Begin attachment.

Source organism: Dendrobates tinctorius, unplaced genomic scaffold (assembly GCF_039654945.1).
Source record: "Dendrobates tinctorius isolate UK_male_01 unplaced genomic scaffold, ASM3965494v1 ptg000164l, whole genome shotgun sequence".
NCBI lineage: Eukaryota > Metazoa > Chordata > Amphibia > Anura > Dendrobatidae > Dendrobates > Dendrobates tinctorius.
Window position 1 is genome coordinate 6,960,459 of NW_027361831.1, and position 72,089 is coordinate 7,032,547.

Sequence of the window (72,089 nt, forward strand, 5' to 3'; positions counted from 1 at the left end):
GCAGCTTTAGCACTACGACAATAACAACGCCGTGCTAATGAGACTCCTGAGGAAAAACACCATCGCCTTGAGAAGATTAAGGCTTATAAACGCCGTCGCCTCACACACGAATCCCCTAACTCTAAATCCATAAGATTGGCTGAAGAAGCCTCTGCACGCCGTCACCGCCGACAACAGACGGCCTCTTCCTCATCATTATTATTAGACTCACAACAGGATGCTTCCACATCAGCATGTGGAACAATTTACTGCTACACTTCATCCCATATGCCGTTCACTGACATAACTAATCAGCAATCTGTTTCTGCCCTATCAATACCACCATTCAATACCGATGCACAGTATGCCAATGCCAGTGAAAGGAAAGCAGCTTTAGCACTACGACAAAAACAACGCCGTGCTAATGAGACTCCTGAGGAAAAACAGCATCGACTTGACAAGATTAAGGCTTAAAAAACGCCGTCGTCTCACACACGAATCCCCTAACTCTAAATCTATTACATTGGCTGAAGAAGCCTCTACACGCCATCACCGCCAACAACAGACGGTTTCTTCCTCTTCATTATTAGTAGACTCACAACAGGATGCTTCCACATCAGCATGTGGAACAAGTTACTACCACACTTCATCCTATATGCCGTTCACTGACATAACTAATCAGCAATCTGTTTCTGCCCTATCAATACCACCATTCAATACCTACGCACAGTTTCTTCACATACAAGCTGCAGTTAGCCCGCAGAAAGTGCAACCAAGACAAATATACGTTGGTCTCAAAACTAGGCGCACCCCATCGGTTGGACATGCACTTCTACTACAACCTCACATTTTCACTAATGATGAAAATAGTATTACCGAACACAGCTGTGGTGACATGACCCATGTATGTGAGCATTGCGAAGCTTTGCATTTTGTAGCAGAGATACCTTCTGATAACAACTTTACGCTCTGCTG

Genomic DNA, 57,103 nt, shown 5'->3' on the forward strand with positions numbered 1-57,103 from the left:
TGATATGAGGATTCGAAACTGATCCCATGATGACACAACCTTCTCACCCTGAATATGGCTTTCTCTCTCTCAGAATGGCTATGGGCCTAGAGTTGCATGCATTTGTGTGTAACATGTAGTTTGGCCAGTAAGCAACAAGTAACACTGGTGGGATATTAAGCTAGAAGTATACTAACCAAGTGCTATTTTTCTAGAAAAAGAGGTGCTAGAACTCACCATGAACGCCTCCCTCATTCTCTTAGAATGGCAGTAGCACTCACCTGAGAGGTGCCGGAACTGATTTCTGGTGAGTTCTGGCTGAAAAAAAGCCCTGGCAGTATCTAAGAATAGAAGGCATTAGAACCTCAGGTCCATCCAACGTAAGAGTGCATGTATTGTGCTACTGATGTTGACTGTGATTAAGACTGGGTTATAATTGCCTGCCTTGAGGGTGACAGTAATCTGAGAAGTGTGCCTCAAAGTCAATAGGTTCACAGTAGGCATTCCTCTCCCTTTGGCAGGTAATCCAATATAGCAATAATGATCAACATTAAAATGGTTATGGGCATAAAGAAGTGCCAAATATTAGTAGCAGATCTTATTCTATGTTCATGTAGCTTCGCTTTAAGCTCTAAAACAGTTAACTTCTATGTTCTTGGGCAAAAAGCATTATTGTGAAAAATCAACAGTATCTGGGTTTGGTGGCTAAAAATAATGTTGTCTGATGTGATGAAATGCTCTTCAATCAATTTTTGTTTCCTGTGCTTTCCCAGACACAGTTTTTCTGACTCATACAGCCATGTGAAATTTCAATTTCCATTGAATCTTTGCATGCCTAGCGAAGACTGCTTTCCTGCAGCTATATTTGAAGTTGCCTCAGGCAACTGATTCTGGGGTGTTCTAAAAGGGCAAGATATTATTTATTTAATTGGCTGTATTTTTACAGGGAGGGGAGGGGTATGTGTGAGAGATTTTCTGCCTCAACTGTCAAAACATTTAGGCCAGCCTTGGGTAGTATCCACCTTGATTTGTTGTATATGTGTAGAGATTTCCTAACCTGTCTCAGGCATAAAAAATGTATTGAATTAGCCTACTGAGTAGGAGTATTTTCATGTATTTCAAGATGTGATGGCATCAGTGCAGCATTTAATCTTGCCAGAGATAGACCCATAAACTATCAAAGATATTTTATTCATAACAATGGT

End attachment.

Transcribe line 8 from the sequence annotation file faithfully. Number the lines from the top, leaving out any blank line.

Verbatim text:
TGATATGAGGATTCGAAACTGATCCCATGATGACACAACCTTCTCACCCTGAATATGGCTTTCTCTCTCTCAGAATGGCTATGGGCCTAGAGTTGCATGCATTTGTGTGTAACATGTAGTTTGGCCAGTAAGCAACAAGTAACACTGGTGGGATATTAAGCTAGAAGTATACTAACCAAGTGCTATTTTTCTAGAAAAAGAGGTGCTAGAACTCACCATGAACGCCTCCCTCATTCTCTTAGAATGGCAGTAGCACTCACCTGAGAGGTGCCGGAACTGATTTCTGGTGAGTTCTGGCTGAAAAAAAGCCCTGGCAGTATCTAAGAATAGAAGGCATTAGAACCTCAGGTCCATCCAACGTAAGAGTGCATGTATTGTGCTACTGATGTTGACTGTGATTAAGACTGGGTTATAATTGCCTGCCTTGAGGGTGACAGTAATCTGAGAAGTGTGCCTCAAAGTCAATAGGTTCACAGTAGGCATTCCTCTCCCTTTGGCAGGTAATCCAATATAGCAATAATGATCAACATTAAAATGGTTATGGGCATAAAGAAGTGCCAAATATTAGTAGCAGATCTTATTCTATGTTCATGTAGCTTCGCTTTAAGCTCTAAAACAGTTAACTTCTATGTTCTTGGGCAAAAAGCATTATTGTGAAAAATCAACAGTATCTGGGTTTGGTGGCTAAAAATAATGTTGTCTGATGTGATGAAATGCTCTTCAATCAATTTTTGTTTCCTGTGCTTTCCCAGACACAGTTTTTCTGACTCATACAGCCATGTGAAATTTCAATTTCCATTGAATCTTTGCATGCCTAGCGAAGACTGCTTTCCTGCAGCTATATTTGAAGTTGCCTCAGGCAACTGATTCTGGGGTGTTCTAAAAGGGCAAGATATTATTTATTTAATTGGCTGTATTTTTACAGGGAGGGGAGGGGTATGTGTGAGAGATTTTCTGCCTCAACTGTCAAAACATTTAGGCCAGCCTTGGGTAGTATCCACCTTGATTTGTTGTATATGTGTAGAGATTTCCTAACCTGTCTCAGGCATAAAAAATGTATTGAATTAGCCTACTGAGTAGGAGTATTTTCATGTATTTCAAGATGTGATGGCATCAGTGCAGCATTTAATCTTGCCAGAGATAGACCCATAAACTATCAAAGATATTTTATTCATAACAATGGT